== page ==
Rainn Wilson starts his new book, “Soul Boom: Why We Need a Spiritual Revolution,” by addressing a question that may have crossed your mind as you were reading this sentence: Why did the actor who played Dwight Schrute on “The Office” write a book about spirituality?
The answer to that question is multilayered, but it partly involves Oprah Winfrey.
“I think that one thing people don’t really know about me is that I kind of have an inner Oprah, and so in some way, in some respects, Dwight has a little bit of an inner Oprah,” Wilson, 57, tells TODAY.com. “I’m really fascinated by what brings us hope and meaning and kind of big questions about the meaning of life. And these have always haunted me ever since I was a kid. And finally, kind of the pause that COVID gave allowed me the opportunity to write this book.”
“Soul Boom,” released April 25, makes the argument that spiritual ideas hold the key to tackling global issues such as racism, sexism, materialism and climate change. The book frequently cites teachings and quotations from various religions, but in discussing the concept of spirituality, Wilson is specifically interested in what he describes as the eternal, nonphysical aspects of ourselves.
“For a lot of people spirituality can mean something like ghosts, you know, and hauntings. To some people it means kind of a vague feeling they get at a yoga class. And to some people it’s church on Sundays. So, I’m not really talking about any of those things,” he explains. “I’m talking about the divine components of what it means to be a human being. I’m talking about the heart, the spirit, the soul, the qualities of the divine, like love and compassion and kindness. That is our spiritual side of who we are, and questions around this aspect of who we are need to be addressed.”
Those qualities that Wilson mentions — love, compassion and kindness — are three examples of the spiritual virtues that he writes are vital in growing and developing the soul, not only for this life but for whatever comes after life on this Earth as we know it. There are numerous other virtues he lists that would be admirable even to a person who does not identify as spiritual or religious, traits such as patience, generosity, humility, fairness and service.
Wilson writes that the education of spiritual virtues, particularly for children, is one of the essential ingredients to a spiritual revolution, though he believes it is not prioritized often enough by parents or by schools. It’s an integral part of the Baha’i Faith, an independent religion promoting unity, of which Wilson is a member.
Wilson raised his teenage son, Walter, whom he shares with wife Holiday Reinhorn, as a Baha’i. He supports his son going on his own spiritual journey, noting a Baha’i concept known as the independent investigation of truth.
“Walter will make his own decisions on if he wants to be a member of a religion or if he wants to be spiritual but not religious, or if he wants to be atheist, or if he just wants to pursue pleasure and comfort, let’s say. So he’ll be making those choices as he moves into adulthood. And I hope that we gave him a foundation of some of these ideas,” he says.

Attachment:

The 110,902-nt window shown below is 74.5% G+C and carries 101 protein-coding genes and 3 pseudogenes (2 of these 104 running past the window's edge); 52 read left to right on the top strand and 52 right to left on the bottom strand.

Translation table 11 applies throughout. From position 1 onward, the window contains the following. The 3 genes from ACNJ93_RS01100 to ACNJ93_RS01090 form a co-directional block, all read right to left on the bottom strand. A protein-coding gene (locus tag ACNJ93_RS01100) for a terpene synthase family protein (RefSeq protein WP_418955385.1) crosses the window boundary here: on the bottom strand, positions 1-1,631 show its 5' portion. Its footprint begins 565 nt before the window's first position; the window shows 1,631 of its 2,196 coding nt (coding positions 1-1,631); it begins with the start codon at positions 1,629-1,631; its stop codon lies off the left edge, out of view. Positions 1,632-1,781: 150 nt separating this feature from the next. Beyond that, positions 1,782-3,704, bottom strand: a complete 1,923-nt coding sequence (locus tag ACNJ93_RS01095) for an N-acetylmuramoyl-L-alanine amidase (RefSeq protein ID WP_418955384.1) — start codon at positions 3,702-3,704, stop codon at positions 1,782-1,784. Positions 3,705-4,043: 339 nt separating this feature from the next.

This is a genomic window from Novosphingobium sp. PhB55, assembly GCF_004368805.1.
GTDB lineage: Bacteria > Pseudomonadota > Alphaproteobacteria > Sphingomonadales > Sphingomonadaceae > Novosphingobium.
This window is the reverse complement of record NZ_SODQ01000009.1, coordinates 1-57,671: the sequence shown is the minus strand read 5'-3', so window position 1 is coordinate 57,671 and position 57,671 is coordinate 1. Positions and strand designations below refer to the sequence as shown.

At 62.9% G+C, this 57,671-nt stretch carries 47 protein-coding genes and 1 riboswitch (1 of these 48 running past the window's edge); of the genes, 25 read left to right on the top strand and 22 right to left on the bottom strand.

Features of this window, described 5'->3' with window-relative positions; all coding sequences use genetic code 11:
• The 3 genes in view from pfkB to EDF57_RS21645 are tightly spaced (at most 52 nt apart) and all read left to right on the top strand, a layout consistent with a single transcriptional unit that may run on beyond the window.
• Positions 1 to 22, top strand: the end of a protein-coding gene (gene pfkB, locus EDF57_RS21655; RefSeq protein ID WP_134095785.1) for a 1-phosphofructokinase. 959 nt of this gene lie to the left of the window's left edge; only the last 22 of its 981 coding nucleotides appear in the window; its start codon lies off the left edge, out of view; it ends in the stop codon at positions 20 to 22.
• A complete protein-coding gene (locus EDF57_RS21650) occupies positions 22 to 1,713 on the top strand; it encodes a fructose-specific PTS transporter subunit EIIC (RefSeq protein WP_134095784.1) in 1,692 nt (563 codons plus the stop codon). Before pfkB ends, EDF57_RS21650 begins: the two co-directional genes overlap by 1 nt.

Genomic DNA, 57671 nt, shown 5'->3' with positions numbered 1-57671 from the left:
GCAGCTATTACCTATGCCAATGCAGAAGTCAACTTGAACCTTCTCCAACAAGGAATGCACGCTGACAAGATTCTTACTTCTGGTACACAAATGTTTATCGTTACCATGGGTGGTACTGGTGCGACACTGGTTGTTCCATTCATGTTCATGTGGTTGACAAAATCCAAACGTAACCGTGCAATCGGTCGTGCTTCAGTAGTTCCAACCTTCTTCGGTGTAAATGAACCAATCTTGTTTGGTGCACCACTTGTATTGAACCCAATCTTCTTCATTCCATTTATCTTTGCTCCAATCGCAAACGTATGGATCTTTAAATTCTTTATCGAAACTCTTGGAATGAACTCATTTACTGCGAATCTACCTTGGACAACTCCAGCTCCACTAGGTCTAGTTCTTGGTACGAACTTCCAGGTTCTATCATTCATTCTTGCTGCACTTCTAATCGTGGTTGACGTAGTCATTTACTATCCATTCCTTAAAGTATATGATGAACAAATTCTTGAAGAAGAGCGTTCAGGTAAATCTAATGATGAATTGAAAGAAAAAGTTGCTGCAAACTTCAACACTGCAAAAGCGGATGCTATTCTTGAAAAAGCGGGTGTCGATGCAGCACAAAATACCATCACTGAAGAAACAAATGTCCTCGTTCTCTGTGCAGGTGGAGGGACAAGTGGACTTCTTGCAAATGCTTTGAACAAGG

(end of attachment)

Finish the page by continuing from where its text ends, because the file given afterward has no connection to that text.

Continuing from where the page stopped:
“Soul Boom” incorporates Wilson’s spiritual journey and his life experiences, including a profound religious pilgrimage he and his family took to Israel a few years ago. At times, “Soul Boom” can get deeply personal, as when he references past struggles with mental health and addiction, or the 2020 death of his father. There are also times when he shows a lighter touch — in the first chapter, he examines how the 1960s “Star Trek” TV series and the ‘70s show “Kung Fu,” when considered together, reflect how spirituality is intended to spark both a personal transformation as well as a collective transformation for the benefit of mankind. Basically, the goal of spirituality (and religion), as he sees it, is to help make the world a better and more peaceful place for all of us.
That’s some pretty serious stuff, but if you’ve followed Wilson on social media or paid attention to his work on past projects with his SoulPancake media company, you know that spirituality plays an important role in his life and that he’s comfortable discussing the topic openly.
“One of the hardest things is to be a comedy actor talking about God and spirituality because it’s the most uncool topic of all time — and especially in Hollywood, where everyone is jaded and too cool for school. So I have felt self-conscious about these discussions previously, but at the same time — maybe it’s because I’ve hit my mid-50s I’ve ceased caring (laughs), and so I just plunge on in,” he says.
He continues, “I think it’s crucially important to where we are right now, culturally and as a species on the planet. People are hurting, mental health epidemic is out of control. Systems are breaking down, as is basic civility, and we need to reexamine spiritual topics.”
Wilson will follow up the release of “Soul Boom” with a new series next month in which he travels the world searching for the secrets to happiness. In “Rainn Wilson and the Geography of Bliss,” the actor visits countries including Ghana, Thailand, Bulgaria and Iceland, meeting new people and, if a recent trailer is any indication, taking a naked dip in the water along the way. The show premieres May 18 on Peacock. (Peacock is owned by TODAY.com’s parent company, NBCUniversal.)